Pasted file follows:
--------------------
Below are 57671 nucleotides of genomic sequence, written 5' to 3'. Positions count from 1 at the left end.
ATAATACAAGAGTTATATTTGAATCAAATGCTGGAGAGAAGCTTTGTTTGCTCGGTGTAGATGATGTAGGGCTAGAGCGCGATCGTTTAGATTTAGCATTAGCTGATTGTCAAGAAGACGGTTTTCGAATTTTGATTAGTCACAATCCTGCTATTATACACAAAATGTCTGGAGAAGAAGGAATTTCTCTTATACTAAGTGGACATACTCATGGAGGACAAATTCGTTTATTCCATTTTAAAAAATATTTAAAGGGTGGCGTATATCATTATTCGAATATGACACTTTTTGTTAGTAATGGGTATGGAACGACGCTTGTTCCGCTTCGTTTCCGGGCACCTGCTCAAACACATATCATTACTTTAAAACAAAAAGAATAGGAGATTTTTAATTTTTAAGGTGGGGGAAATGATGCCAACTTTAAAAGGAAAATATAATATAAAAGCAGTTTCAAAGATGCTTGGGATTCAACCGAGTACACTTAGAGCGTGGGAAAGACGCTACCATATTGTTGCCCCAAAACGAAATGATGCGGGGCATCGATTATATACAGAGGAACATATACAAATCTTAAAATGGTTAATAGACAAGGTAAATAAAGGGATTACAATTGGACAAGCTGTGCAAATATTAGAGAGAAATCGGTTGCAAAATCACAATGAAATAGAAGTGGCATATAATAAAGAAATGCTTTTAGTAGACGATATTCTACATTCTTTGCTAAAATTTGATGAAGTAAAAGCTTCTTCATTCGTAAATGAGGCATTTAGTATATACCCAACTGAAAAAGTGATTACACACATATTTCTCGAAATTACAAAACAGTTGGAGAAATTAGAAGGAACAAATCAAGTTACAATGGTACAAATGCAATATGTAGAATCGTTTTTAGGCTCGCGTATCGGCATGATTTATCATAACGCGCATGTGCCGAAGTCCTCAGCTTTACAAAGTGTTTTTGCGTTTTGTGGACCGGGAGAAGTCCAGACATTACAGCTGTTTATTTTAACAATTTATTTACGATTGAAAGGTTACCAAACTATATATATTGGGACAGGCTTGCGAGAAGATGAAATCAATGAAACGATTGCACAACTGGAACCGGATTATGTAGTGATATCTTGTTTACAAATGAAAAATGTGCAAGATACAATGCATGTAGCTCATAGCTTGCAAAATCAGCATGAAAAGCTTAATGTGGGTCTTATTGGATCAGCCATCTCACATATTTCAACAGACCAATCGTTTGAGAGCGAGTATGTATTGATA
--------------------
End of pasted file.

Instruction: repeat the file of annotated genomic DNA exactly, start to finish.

Below are 57671 nucleotides of genomic sequence, written 5' to 3'. Positions count from 1 at the left end.
ATAATACAAGAGTTATATTTGAATCAAATGCTGGAGAGAAGCTTTGTTTGCTCGGTGTAGATGATGTAGGGCTAGAGCGCGATCGTTTAGATTTAGCATTAGCTGATTGTCAAGAAGACGGTTTTCGAATTTTGATTAGTCACAATCCTGCTATTATACACAAAATGTCTGGAGAAGAAGGAATTTCTCTTATACTAAGTGGACATACTCATGGAGGACAAATTCGTTTATTCCATTTTAAAAAATATTTAAAGGGTGGCGTATATCATTATTCGAATATGACACTTTTTGTTAGTAATGGGTATGGAACGACGCTTGTTCCGCTTCGTTTCCGGGCACCTGCTCAAACACATATCATTACTTTAAAACAAAAAGAATAGGAGATTTTTAATTTTTAAGGTGGGGGAAATGATGCCAACTTTAAAAGGAAAATATAATATAAAAGCAGTTTCAAAGATGCTTGGGATTCAACCGAGTACACTTAGAGCGTGGGAAAGACGCTACCATATTGTTGCCCCAAAACGAAATGATGCGGGGCATCGATTATATACAGAGGAACATATACAAATCTTAAAATGGTTAATAGACAAGGTAAATAAAGGGATTACAATTGGACAAGCTGTGCAAATATTAGAGAGAAATCGGTTGCAAAATCACAATGAAATAGAAGTGGCATATAATAAAGAAATGCTTTTAGTAGACGATATTCTACATTCTTTGCTAAAATTTGATGAAGTAAAAGCTTCTTCATTCGTAAATGAGGCATTTAGTATATACCCAACTGAAAAAGTGATTACACACATATTTCTCGAAATTACAAAACAGTTGGAGAAATTAGAAGGAACAAATCAAGTTACAATGGTACAAATGCAATATGTAGAATCGTTTTTAGGCTCGCGTATCGGCATGATTTATCATAACGCGCATGTGCCGAAGTCCTCAGCTTTACAAAGTGTTTTTGCGTTTTGTGGACCGGGAGAAGTCCAGACATTACAGCTGTTTATTTTAACAATTTATTTACGATTGAAAGGTTACCAAACTATATATATTGGGACAGGCTTGCGAGAAGATGAAATCAATGAAACGATTGCACAACTGGAACCGGATTATGTAGTGATATCTTGTTTACAAATGAAAAATGTGCAAGATACAATGCATGTAGCTCATAGCTTGCAAAATCAGCATGAAAAGCTTAATGTGGGTCTTATTGGATCAGCCATCTCACATATTTCAACAGACCAATCGTTTGAGAGCGAGTATGTATTGATA